NM airman honored for role in new law that helps deployed troops
Alamogordo (N.M.) Daily News
An airman's idea was the catalyst for a new law in the state of New Mexico.
Holloman Air Force Base Tech Sgt. Fabian Silva was recognized on Wednesday at the Sgt. Willie Estrada Memorial Civic Center for his efforts to create a law that went into effect this July.
Like most members of the armed forces Silva has had to deploy to remote areas of the world to serve his nation. During preparations for his last deployment Silva came across a snag while trying to shut off the utilities for his home.
He said he planned to have his parents look after his house and he wanted to leave some of his utilities on for them but wanted to turn off the non-essential utilities.
"When I went down to city hall (in Alamogordo), they let me know that it was kind of like a bundle. You couldn't really turn one off without turning them all off," he said. "I thought that was not fair to the service members who were going to go fight and be paying for something that the city wasn't really going to be providing a service for, but we still had to pay into it."
After learning about the utility bill rule, Silva was disgruntled and decided to speak with his state representative Jeff Steinborn.
"Instead of griping about my situation online, I chose to speak with a representative," Silva said.
When Steinborn learned of Silva's plight he was prompted to take action and began working to amend the situation.
"He told me what was going on, and it was obvious we needed to address the issue," Steinborn said.
He said he worked closely with Silva to better understand what military service members must endure before going on temporary duty or being deployed.
Fabian said he stayed in contact with Steinborn while he was deployed in Afghanistan to assist in creating a law that would benefit him and his fellow service members.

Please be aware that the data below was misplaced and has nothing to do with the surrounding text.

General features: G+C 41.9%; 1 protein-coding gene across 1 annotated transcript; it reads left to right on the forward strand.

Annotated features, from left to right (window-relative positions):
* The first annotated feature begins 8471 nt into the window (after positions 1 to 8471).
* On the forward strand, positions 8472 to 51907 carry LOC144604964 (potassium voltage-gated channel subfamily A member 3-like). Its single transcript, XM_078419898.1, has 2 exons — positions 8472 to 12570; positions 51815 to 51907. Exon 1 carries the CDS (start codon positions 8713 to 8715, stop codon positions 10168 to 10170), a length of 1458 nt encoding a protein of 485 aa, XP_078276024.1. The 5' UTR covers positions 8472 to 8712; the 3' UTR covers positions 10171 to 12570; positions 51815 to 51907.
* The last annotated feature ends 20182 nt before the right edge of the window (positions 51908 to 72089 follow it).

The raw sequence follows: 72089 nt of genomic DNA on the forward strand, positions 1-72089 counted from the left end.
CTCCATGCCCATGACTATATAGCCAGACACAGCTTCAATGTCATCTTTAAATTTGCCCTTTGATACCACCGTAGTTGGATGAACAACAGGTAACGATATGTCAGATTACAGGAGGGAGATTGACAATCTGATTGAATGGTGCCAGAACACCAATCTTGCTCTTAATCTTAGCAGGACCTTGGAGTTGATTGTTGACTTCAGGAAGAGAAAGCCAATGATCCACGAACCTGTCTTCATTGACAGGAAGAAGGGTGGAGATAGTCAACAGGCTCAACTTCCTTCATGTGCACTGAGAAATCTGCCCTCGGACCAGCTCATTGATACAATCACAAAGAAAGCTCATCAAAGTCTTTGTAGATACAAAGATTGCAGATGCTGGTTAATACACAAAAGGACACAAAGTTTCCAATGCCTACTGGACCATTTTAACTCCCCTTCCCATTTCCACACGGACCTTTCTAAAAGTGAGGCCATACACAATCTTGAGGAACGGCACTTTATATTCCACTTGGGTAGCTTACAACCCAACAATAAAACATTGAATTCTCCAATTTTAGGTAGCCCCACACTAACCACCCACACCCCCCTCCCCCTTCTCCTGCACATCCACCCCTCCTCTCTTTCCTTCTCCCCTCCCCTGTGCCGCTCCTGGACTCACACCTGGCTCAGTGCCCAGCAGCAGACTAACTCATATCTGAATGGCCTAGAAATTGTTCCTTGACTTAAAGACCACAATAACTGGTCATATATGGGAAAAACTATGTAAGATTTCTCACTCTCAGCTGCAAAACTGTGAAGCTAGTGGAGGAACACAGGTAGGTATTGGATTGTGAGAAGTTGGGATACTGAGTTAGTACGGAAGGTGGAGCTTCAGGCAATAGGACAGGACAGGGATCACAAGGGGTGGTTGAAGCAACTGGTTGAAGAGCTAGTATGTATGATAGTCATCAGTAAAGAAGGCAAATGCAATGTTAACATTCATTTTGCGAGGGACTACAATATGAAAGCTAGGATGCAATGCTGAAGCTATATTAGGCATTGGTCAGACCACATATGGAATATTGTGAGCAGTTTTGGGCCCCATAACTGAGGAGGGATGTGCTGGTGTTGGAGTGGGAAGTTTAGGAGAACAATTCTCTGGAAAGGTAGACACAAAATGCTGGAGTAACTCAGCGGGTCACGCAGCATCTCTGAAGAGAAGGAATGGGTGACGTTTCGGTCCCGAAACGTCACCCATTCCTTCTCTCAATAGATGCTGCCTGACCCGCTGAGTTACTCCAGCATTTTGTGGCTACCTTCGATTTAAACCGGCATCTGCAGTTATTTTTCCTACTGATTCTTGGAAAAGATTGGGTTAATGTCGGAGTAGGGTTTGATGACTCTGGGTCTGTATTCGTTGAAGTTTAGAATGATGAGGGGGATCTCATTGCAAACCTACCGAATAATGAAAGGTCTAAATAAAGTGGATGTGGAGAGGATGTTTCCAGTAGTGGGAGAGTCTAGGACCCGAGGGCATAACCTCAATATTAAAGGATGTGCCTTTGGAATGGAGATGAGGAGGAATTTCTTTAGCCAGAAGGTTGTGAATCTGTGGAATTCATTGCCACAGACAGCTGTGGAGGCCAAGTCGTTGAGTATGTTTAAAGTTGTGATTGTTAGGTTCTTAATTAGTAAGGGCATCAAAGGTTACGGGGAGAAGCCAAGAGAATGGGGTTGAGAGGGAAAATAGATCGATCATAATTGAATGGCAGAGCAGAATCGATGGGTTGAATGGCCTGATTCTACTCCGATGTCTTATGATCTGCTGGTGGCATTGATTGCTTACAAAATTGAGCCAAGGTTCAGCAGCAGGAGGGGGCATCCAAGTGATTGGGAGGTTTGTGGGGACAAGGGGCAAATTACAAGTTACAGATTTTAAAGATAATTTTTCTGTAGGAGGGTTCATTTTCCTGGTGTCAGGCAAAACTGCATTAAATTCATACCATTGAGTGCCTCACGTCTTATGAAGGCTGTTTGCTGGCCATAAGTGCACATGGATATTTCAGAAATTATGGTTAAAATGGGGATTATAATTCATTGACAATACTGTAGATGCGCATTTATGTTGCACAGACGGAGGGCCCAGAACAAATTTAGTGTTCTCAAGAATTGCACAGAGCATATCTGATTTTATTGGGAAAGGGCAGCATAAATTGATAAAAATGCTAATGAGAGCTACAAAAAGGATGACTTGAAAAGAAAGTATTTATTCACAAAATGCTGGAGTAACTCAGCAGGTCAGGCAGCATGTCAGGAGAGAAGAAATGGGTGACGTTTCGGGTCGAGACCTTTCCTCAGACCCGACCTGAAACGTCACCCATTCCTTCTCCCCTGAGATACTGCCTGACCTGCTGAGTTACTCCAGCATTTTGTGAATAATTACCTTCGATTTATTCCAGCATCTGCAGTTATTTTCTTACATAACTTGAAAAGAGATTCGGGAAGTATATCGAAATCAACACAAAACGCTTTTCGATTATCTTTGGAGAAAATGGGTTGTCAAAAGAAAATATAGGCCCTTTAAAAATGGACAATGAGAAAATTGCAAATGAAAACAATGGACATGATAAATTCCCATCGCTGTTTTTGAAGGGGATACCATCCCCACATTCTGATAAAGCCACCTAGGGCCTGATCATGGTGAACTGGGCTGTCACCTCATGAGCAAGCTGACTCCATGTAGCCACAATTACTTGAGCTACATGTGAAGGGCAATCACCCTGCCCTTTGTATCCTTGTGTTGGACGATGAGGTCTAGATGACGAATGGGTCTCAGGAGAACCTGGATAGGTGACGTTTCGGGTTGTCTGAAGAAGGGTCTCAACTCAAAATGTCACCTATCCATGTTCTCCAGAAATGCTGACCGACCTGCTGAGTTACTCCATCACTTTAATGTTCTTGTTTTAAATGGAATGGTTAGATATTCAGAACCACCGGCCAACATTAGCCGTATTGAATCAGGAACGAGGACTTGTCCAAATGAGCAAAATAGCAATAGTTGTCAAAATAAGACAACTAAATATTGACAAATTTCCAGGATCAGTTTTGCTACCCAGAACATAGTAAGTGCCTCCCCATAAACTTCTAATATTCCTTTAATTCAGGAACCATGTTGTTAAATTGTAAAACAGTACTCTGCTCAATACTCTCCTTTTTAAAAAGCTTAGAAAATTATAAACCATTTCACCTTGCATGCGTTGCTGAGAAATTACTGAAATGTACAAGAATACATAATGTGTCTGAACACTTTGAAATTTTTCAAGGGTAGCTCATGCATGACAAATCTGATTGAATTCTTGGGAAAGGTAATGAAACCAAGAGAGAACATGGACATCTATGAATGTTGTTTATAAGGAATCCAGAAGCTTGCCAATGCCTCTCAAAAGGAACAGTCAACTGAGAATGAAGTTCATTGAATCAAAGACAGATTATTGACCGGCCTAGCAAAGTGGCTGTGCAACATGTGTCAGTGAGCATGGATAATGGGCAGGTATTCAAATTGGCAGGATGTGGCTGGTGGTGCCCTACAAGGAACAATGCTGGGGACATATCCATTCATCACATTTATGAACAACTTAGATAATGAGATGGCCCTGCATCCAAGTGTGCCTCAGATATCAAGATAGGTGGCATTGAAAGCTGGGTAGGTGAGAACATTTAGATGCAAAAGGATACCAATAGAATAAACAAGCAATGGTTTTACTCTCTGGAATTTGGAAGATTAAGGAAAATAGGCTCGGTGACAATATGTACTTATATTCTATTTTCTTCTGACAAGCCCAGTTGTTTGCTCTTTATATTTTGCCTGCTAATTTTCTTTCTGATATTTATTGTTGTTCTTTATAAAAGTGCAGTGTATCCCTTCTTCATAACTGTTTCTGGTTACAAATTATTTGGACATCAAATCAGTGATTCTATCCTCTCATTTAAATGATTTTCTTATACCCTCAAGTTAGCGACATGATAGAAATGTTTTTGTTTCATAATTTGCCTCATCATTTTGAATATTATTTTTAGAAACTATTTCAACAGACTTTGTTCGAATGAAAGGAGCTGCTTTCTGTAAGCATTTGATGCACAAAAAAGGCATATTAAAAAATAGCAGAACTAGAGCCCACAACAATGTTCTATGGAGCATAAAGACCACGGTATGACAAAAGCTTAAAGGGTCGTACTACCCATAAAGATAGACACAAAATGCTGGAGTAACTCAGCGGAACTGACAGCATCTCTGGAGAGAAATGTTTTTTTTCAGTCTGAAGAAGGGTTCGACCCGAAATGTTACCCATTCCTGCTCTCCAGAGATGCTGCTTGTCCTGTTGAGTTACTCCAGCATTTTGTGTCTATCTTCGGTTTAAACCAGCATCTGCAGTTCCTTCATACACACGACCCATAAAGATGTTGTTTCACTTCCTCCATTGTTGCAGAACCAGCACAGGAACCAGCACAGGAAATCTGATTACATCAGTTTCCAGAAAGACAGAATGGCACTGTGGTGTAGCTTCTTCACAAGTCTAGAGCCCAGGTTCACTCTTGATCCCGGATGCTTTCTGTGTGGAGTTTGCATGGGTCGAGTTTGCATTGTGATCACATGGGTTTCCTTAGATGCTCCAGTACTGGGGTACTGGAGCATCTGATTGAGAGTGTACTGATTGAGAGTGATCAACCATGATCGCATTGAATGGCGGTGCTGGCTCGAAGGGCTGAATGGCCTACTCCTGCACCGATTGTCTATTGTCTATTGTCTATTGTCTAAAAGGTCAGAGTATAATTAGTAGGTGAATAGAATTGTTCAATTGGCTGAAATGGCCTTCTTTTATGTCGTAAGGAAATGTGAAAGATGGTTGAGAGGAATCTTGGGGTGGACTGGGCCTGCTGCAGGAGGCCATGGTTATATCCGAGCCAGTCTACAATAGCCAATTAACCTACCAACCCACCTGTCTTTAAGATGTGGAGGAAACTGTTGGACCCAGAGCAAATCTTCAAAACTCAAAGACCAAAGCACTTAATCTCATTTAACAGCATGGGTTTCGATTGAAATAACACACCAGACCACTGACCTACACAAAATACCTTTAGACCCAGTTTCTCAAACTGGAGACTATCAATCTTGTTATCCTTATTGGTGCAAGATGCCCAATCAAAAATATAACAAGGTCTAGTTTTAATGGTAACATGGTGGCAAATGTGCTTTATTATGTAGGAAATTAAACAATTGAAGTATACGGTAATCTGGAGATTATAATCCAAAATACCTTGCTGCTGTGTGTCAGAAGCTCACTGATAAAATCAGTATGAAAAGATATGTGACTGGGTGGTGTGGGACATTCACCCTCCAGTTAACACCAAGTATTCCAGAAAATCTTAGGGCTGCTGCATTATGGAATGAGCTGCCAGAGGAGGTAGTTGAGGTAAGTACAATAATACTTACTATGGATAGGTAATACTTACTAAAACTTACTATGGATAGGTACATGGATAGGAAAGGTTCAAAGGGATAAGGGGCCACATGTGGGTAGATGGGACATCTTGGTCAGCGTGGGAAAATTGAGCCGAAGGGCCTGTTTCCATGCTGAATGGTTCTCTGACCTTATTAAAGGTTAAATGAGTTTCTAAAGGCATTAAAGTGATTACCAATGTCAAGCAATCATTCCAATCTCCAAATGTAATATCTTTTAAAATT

Steinborn said he and Silva created a house bill before it became part of the New Mexico State Statutes.
According to Steinborn, the law was decided upon during a 60-day legislative session.
Under the new law any military member that will go TDY or deploy for a month or more can request to have the bills they need off turned off at no extra cost to them.
"Now they (servicemembers) will be able to turn off their utilities without being penalized," Silva said.
Silva added that service members who have been deployed would also be exempt from having to pay reconnection fees under the new law. He said even if they move from one apartment to another after being deployed they won't be hit with a reconnection fee.
"One of the cool things about this law is if a service member comes back from deployment, as long as they keep the utilities under the same name, it doesn't matter if they change locations they won't be hit with reconnection fee," Silva said.
Silva said for services members to qualify for the benefits of the law, they must present valid TDY or deployment orders.
"I feel extremely satisfied," Silva said. "I think we have upwards of 10,000 military personal in the state, including the Guard and Reserves that can be impacted by this new law."